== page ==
Most people would say that makeup and true crime are in no way related to each other, but Bailey Sarian would beg to differ. When she first started on YouTube in 2013 after working at Sephora and Urban Decay and as a bridal and celebrity makeup artist, she was creating your typical makeup tutorials like every other beauty vlogger on the platform. But in 2018, when the Chris Watts case hit the internet, that changed.
"I was just following everything I possibly could on the story and so I had all this built-up knowledge on the case and nobody to talk to about it with," Sarian told POPSUGAR. "I was like, 'Maybe I should make a YouTube video where I talk about it.' And then I thought, 'Well, I'll do my makeup at the same time, just so it makes sense to my YouTube channel.'"
"I was nervous that the feedback wasn't going to be very good because I'm talking about murder and then doing my makeup."
She didn't make the video right away. "I was nervous that the feedback wasn't going to be very good because I'm talking about murder and then doing my makeup," she said. Then, in January of 2019, she decided to go for it. The video took off overnight. "I think within the first 24 hours, I got 60,000 views and that, to me, was groundbreaking, because I was averaging at 10,000 views on my videos at the time. I was like, 'Oh my God, I think I'm onto something here.'"
In that first video, Sarian introduced herself and said, "I just want to sit down and get ready and then also talk about crime, murder mysteries, stuff like that. . . I don't know." She then continued somewhat nervously and said, "I don't even know how to approach this without sounding insensitive at all." It's clear at the time she was apprehensive about filming the video — she had no idea that she was about to take off. "YouTube, it's a big community, so standing out from everybody else can be really difficult."
Her channel exploded from there. She began uploading true crime videos every Monday, which is how it morphed into the series that it is today: "Murder, Mystery, and Makeup."
Her video on Chris Watts now has over 8.5 million views and her channel over five million subscribers. Every time she uploads a video, her fans immediately send in requests for the next one. "If I keep seeing a name pop up over and over again or a name that I've never heard of, I just look into it," said Sarian. "I also have a long note list of different topics and stories I can talk about. I pick a name, start Googling, and then I just go from there." Almost nothing is off limits — except she tries to avoid unsolved mysteries because she "absolutely hates" them. "I need closure, or I stay up all night thinking to myself trying to put the pieces together, like I'm going to solve it or something."
"I was like, 'Oh my God, I think I'm onto something here.'"
The creative process for making a video usually takes two or three days. She writes out a script from start to finish that covers the person's upbringing and crimes and then the aftermath, but she doesn't read from it verbatim. "Usually, by the time I get to filming, I have done so much research watching tons of documentaries, reading different articles, reading little autobiographies, and watching any type of movie I can on it, I feel very comfortable with the story," Sarian said.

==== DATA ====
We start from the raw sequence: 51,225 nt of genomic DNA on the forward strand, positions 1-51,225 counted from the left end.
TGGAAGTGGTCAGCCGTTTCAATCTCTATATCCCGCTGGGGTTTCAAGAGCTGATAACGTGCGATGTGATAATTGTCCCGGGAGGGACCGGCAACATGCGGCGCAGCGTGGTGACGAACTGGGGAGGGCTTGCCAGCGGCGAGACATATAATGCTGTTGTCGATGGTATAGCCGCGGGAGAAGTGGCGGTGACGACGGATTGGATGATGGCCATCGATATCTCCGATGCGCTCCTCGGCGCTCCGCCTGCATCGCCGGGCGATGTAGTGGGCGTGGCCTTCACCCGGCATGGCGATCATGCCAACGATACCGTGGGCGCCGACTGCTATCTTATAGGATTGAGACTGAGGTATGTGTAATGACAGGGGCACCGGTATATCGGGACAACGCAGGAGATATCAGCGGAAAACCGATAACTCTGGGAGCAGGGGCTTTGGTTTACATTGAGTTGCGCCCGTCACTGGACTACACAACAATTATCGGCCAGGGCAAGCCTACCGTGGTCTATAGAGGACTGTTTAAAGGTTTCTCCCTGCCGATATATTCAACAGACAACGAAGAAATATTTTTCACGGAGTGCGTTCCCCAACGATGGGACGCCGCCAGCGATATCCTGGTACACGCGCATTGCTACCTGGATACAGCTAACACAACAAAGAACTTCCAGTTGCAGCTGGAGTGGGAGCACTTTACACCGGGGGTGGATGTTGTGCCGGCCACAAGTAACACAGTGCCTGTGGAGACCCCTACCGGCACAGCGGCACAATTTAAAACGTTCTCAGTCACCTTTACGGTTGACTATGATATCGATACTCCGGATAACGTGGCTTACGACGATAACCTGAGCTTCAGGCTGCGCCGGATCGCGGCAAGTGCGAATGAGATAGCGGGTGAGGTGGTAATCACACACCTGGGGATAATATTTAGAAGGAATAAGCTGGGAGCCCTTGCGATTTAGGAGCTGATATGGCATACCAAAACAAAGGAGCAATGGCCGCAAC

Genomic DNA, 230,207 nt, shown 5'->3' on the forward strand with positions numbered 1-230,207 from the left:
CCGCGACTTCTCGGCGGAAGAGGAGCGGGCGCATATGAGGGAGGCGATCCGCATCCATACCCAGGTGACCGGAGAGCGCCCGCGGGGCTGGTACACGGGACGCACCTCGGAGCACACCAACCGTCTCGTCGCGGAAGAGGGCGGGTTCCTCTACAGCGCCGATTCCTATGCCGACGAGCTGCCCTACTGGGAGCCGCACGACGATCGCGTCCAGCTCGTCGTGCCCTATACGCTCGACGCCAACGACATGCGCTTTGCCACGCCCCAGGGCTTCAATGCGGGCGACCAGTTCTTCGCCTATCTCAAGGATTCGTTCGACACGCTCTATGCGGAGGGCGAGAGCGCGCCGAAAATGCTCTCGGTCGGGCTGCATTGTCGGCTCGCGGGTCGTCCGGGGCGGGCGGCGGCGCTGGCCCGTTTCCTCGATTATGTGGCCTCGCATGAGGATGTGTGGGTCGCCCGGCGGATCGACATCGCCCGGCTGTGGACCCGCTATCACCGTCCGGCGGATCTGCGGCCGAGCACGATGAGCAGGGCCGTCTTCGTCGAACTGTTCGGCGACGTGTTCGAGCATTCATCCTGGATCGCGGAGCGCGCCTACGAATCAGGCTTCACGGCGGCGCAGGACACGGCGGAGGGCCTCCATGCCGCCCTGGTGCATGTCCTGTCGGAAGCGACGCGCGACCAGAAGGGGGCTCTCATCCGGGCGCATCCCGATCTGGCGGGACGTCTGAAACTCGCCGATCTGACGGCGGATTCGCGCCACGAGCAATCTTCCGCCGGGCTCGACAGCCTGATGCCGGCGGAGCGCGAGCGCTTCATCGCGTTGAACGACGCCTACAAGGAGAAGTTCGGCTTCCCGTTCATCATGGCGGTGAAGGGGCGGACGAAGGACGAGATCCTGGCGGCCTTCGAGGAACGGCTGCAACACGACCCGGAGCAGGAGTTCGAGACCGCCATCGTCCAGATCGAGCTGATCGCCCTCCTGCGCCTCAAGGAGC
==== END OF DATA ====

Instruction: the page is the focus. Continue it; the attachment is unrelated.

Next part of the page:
Researching the topic and getting all of the little details just right — like names and dates — takes priority. The makeup comes last. "Everyone always asks, 'Why do certain killers get a glittery eyeshadow look?'" said Sarian. "Honestly, the makeup is always an afterthought. I sit down and I'm like, 'Okay, I want to do a purple smoky eye today,' and then that's what I do."
Sarian is well aware that the topic at hand is serious and the medium in which she presents it is unconventional. Even though she tells these stories with a casual tone, she sprinkles in a fair share of disclaimers and warmings throughout. "I try to be very careful about telling these stories and make sure that I'm not going into graphic detail about certain things," she said. "I just feel like it's not really right when I'm doing my makeup. I try to approach it best as I can and just keep the story pretty straightforward."
Clocking in at 30-plus minutes long (with most averaging around 40 minutes), Sarian's videos are longer than most makeup tutorials on YouTube, and yet, she has her viewers hooked like a good Netflix show from start to finish. Despite the gruesome nature of the subject, her true crime chats leave you feeling like you just got off the phone with your best friend.
"I get tons of messages every day from followers [and] subscribers telling me that I've helped them through quarantine," said Sarian, whose view count went up during 2020. "I helped with their stress and their anxiety, which is weird because the stories are so morbid, you'd think it would add to all that, but for some reason, they find me calming."